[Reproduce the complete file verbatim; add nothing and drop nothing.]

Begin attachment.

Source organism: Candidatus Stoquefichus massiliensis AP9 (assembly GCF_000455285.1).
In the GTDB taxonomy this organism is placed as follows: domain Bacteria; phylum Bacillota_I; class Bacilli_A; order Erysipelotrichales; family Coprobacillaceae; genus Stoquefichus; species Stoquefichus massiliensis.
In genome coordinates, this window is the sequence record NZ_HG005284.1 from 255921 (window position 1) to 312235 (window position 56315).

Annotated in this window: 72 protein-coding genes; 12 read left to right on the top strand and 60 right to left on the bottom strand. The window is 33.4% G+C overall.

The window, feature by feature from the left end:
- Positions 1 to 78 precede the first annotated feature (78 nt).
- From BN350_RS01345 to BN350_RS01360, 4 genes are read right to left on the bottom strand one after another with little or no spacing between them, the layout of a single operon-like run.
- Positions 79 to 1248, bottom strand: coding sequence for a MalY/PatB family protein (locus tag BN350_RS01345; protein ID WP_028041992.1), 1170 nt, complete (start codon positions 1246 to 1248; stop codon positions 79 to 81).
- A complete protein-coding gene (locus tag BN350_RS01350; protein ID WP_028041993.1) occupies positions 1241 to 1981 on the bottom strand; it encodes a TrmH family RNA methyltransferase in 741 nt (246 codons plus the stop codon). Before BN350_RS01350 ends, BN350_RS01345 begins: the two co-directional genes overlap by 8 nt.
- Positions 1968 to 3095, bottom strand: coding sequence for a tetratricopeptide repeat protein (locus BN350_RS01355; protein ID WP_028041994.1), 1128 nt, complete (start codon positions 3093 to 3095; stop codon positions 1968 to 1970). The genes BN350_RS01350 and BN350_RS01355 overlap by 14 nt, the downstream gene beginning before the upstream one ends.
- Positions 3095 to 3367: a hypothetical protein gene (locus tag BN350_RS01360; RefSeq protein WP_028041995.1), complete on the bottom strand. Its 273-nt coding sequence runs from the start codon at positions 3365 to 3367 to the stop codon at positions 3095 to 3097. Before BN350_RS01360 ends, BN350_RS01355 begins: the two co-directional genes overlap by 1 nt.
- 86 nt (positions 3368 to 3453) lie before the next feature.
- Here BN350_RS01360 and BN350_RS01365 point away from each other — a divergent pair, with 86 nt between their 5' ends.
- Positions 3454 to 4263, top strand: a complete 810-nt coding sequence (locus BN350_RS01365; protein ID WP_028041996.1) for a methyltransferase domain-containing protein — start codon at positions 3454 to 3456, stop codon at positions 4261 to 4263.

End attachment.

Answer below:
Source organism: Candidatus Stoquefichus massiliensis AP9 (assembly GCF_000455285.1).
In the GTDB taxonomy this organism is placed as follows: domain Bacteria; phylum Bacillota_I; class Bacilli_A; order Erysipelotrichales; family Coprobacillaceae; genus Stoquefichus; species Stoquefichus massiliensis.
In genome coordinates, this window is the sequence record NZ_HG005284.1 from 255921 (window position 1) to 312235 (window position 56315).

Annotated in this window: 72 protein-coding genes; 12 read left to right on the top strand and 60 right to left on the bottom strand. The window is 33.4% G+C overall.

The window, feature by feature from the left end:
- Positions 1 to 78 precede the first annotated feature (78 nt).
- From BN350_RS01345 to BN350_RS01360, 4 genes are read right to left on the bottom strand one after another with little or no spacing between them, the layout of a single operon-like run.
- Positions 79 to 1248, bottom strand: coding sequence for a MalY/PatB family protein (locus tag BN350_RS01345; protein ID WP_028041992.1), 1170 nt, complete (start codon positions 1246 to 1248; stop codon positions 79 to 81).
- A complete protein-coding gene (locus tag BN350_RS01350; protein ID WP_028041993.1) occupies positions 1241 to 1981 on the bottom strand; it encodes a TrmH family RNA methyltransferase in 741 nt (246 codons plus the stop codon). Before BN350_RS01350 ends, BN350_RS01345 begins: the two co-directional genes overlap by 8 nt.
- Positions 1968 to 3095, bottom strand: coding sequence for a tetratricopeptide repeat protein (locus BN350_RS01355; protein ID WP_028041994.1), 1128 nt, complete (start codon positions 3093 to 3095; stop codon positions 1968 to 1970). The genes BN350_RS01350 and BN350_RS01355 overlap by 14 nt, the downstream gene beginning before the upstream one ends.
- Positions 3095 to 3367: a hypothetical protein gene (locus tag BN350_RS01360; RefSeq protein WP_028041995.1), complete on the bottom strand. Its 273-nt coding sequence runs from the start codon at positions 3365 to 3367 to the stop codon at positions 3095 to 3097. Before BN350_RS01360 ends, BN350_RS01355 begins: the two co-directional genes overlap by 1 nt.
- 86 nt (positions 3368 to 3453) lie before the next feature.
- Here BN350_RS01360 and BN350_RS01365 point away from each other — a divergent pair, with 86 nt between their 5' ends.
- Positions 3454 to 4263, top strand: a complete 810-nt coding sequence (locus BN350_RS01365; protein ID WP_028041996.1) for a methyltransferase domain-containing protein — start codon at positions 3454 to 3456, stop codon at positions 4261 to 4263.